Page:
It's that time of year again when the deer hunters are out in full force in the Finger Lakes. I’m a morning person, but setting my alarm for 4:00 a.m. on a Saturday isn’t my typical modus operandi. This Saturday is different, though, because it’s opening day for gun season, and I’m out the door by 4:30 to meet my friends for an exciting day of deer hunting. Anyone who has spent time in the Finger Lakes has probably noticed there’s an abundance of deer in the region, and it’s the annual hunt that helps keep the population under control.
Bow and arrow season starts a few weeks before gun season. My friend, Matt, (pictured at right) took this buck early in the season with his bow, which made me eager for my turn. I started hunting when I was 13, but I’ve never bow hunted. Instead, I proudly carry an Original Browning Sweet 16 shotgun that I inherited from my grandfather. He brought the gun with him to the U.S. when he emigrated from Belgium. (Although I never got to hunt with my grandfather, my father and I did hunt together for years.)
My friends and I have established an opening day tradition. We hunt on 300 acres of land in Victor that’s owned by my boyfriend, Scott. However, the day isn’t just about hunting: it’s also about camaraderie and spending time outdoors.
I’ve been hunting with this particular group of friends for twelve years. This year there were eleven of us, and nine of the eleven are related. For many hunting groups, including ours, this is a generational event. Our youngest hunter, Austin, is 14 years old, then there are his uncles, and rounding out the three generations is our most-seasoned hunter, Charlie, Austin’s 85 year old grandfather.
Each season in the Finger Lakes holds its own appeal, including late fall. Opening day for gun season was a beautiful, clear day. The crisp morning air woke me up and got me ready for the busy day. As the sun rose above the distant hills, our group stood at the edge of the woods making our plans. We take turns sitting on different watches. Some are assigned to drive the deer out of the woods while the rest are assigned to watch and wait on the perimeter. Most of my hunting partners weren’t happy with the unusually warm late fall temperatures, but they suited me fine. I don’t feel the need to stand and shiver for hours while waiting for a deer to run out.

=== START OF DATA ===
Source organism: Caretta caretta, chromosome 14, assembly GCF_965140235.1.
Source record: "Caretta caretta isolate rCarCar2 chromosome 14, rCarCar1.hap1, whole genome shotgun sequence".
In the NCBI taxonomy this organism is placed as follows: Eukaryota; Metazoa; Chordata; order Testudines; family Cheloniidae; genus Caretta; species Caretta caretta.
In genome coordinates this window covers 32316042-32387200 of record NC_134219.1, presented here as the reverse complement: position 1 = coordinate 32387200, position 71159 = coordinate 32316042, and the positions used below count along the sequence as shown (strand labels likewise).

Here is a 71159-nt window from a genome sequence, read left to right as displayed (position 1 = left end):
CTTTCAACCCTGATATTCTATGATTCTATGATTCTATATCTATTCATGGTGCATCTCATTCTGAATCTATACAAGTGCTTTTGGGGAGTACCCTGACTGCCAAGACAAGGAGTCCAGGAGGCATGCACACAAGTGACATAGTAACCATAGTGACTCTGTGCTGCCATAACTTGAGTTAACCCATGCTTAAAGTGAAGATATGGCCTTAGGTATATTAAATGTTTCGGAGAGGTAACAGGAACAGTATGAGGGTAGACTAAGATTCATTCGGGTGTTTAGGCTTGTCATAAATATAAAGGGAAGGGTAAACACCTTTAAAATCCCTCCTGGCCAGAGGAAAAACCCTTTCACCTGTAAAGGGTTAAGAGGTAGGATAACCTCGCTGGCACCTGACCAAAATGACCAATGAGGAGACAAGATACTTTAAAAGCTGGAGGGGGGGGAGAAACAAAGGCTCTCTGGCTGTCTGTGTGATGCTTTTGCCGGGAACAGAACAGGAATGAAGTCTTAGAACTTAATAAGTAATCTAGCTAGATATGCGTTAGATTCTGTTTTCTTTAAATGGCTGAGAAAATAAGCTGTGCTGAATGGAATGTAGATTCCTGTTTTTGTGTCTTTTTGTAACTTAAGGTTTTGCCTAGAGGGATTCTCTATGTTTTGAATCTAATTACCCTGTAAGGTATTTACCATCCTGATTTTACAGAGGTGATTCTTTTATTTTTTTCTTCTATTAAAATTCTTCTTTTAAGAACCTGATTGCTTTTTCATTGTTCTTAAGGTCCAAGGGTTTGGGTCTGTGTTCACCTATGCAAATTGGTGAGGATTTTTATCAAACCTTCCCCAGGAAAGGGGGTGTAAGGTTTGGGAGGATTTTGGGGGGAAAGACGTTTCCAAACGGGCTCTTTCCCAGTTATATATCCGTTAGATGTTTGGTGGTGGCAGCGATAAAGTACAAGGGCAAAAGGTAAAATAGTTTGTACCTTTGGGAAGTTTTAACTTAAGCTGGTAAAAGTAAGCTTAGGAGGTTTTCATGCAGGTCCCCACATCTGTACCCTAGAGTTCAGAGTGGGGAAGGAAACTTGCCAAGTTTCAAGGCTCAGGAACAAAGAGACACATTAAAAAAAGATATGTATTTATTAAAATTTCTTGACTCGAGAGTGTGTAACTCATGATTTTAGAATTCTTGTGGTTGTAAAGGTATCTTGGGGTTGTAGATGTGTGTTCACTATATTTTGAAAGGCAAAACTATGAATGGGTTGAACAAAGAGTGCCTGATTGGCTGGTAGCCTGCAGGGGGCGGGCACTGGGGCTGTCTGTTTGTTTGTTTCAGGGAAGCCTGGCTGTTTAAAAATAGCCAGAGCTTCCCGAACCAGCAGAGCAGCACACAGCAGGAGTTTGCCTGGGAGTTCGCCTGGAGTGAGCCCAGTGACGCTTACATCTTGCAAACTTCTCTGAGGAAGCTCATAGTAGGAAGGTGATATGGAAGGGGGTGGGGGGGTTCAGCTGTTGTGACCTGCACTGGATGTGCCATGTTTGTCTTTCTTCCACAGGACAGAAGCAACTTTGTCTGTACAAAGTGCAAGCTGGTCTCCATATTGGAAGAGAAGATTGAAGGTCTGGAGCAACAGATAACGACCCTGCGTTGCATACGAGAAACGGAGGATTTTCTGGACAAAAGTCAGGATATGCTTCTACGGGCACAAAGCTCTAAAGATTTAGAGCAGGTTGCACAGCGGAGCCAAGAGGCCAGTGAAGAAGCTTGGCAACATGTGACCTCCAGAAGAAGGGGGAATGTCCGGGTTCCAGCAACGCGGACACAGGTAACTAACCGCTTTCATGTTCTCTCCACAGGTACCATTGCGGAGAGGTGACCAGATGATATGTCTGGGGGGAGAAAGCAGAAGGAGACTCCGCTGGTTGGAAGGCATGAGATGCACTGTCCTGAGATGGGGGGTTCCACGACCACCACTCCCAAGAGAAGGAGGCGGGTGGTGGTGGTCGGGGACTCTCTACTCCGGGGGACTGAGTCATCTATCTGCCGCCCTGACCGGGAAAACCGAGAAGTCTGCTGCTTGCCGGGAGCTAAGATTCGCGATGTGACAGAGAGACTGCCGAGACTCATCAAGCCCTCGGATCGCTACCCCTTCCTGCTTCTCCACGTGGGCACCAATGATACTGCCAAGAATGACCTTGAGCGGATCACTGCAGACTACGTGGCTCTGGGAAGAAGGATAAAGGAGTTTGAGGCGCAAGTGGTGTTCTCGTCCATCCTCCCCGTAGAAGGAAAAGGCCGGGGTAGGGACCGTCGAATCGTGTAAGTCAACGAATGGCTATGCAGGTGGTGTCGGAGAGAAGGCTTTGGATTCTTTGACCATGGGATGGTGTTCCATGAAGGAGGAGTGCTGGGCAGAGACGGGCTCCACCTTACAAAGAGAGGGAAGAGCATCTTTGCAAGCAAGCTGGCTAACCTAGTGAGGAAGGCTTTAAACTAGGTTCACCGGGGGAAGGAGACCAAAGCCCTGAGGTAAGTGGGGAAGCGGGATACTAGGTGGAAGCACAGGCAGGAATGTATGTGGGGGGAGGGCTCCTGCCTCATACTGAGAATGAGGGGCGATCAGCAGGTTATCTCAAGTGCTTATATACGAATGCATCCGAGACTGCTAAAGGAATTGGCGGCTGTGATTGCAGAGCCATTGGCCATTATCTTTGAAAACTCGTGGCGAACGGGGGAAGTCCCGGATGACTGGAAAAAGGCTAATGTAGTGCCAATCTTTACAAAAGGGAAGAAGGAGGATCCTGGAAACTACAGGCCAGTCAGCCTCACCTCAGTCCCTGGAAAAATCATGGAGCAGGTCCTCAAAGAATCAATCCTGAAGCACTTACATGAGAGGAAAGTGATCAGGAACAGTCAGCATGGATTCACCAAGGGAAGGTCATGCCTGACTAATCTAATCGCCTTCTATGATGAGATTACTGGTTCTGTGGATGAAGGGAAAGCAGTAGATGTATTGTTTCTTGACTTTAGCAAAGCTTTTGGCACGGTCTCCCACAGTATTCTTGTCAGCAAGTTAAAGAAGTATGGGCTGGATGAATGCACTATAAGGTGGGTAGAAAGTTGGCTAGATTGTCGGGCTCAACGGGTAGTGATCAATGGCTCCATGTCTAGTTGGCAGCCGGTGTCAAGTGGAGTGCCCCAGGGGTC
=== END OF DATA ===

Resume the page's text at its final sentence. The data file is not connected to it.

Those who are driving get plenty of exercise. For this day’s hunt we were up and down sand and gravel pits and tromping through dense woods. We’re on our feet for almost fourteen hours, but being outdoors is worth it. I enjoy feeling like I’m in tune with my surroundings and nature. It’s important to be alert at all times, and you honestly don’t miss much, including the turkeys and squirrels that seemed everywhere. But it’s all part of nature and part of why I find hunting so fun.
During breaks between drives we’d gather to regroup and consider our next strategy. I enjoy the teamwork and collaborative effort required to make the hunt effective. It’s also during these breaks when we have venison sausage and jerky. Yum! It’s also not unusual to swap venison-related recipes or hunting stories. Like the fish stories where the fish seems to get bigger with every retelling, hunting stories also often tend to get “stretched” a bit, but that’s also part of the fun.
We had a successful hunt on opening day. Our group took two bucks and two does. Deer hunting season lasts for a few weeks, so chances are when we go out again more members of our group will take home the prize, too. Like so many other hunters, I look forward to this annual tradition, but this trek in the woods is about more than hunting. My dad and grandfather are gone, but for those few days each year I feel like they're with me in the woods. It truly is a generational thing.